• The Civil War: Music

    Enslaved people had almost no control over their own lives. They worked from sunup to sundown, often with little food or proper clothing. They were frequently beaten or mistreated, and their own families could be taken from them.

    Complaining about their situation could land them a whipping. Yet, they found ways to find comfort and express themselves. One of those ways was through music.

     

    Fun Facts

    • The slaves developed a unique form of music that included bits from Africa.
    • This music often retold gospel or Biblical themes. Black slaves especially related to the Israelites who were in bondage in Egypt. Their songs talked about Moses leading the people to freedom.
    • Some of the music contained hidden messages. “Follow the Drinkin’ Gourd”, for example, is about following the North Star to freedom. Other songs talked about leaving on a train. The slaves could sing these songs while working in the field as a way to send messages to other slaves without the overseers’ knowledge.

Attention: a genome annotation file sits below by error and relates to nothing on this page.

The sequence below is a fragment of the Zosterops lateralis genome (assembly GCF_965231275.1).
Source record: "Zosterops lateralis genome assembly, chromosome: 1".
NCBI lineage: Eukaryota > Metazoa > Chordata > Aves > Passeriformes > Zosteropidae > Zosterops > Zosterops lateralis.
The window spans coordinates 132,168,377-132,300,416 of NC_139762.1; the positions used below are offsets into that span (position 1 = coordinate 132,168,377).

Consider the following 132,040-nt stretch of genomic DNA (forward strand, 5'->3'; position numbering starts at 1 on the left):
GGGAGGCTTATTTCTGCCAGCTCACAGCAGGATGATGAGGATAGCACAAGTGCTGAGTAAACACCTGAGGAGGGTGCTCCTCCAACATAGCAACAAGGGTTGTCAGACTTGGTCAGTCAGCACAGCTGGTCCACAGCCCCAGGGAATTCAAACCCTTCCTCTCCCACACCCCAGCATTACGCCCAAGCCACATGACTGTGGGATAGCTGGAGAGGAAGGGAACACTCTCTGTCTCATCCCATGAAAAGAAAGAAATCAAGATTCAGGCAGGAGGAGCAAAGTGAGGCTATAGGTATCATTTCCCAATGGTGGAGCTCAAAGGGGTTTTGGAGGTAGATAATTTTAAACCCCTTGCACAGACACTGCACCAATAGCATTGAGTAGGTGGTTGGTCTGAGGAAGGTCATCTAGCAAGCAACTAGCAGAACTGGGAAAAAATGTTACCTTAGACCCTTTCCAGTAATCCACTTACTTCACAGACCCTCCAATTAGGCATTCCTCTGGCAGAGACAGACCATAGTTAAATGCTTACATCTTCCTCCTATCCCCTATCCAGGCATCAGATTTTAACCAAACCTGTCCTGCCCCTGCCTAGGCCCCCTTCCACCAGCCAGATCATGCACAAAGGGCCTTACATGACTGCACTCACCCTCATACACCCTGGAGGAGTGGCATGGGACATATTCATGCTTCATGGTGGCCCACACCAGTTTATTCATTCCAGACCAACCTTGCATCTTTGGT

• A lot of the songs had a sad sound, but some of them were happy and joyful. Many of them talked about God delivering the people. Many of the songs spoke to the slaves’ simple hopes and dreams. The song “I Got Shoes” is about the wish of having shoes, something most slaves didn’t have. The song also shares the message that all God’s children have worth to Him — a powerful perspective for people who were treated with so little respect by those around them.

     

    Questions and Answers

    Question: Are these songs still sung today?

    Answer: Yes, songs like “Swing Low, Sweet Chariot,” are still sung today, especially in traditional African American congregations. These songs also influenced gospel music, jazz, and even rap and hip-hop.

     

    Learn More

    Watch a jazzed-up version of “Go Down Moses,” sung by the famous jazz singer, Louis Armstrong.

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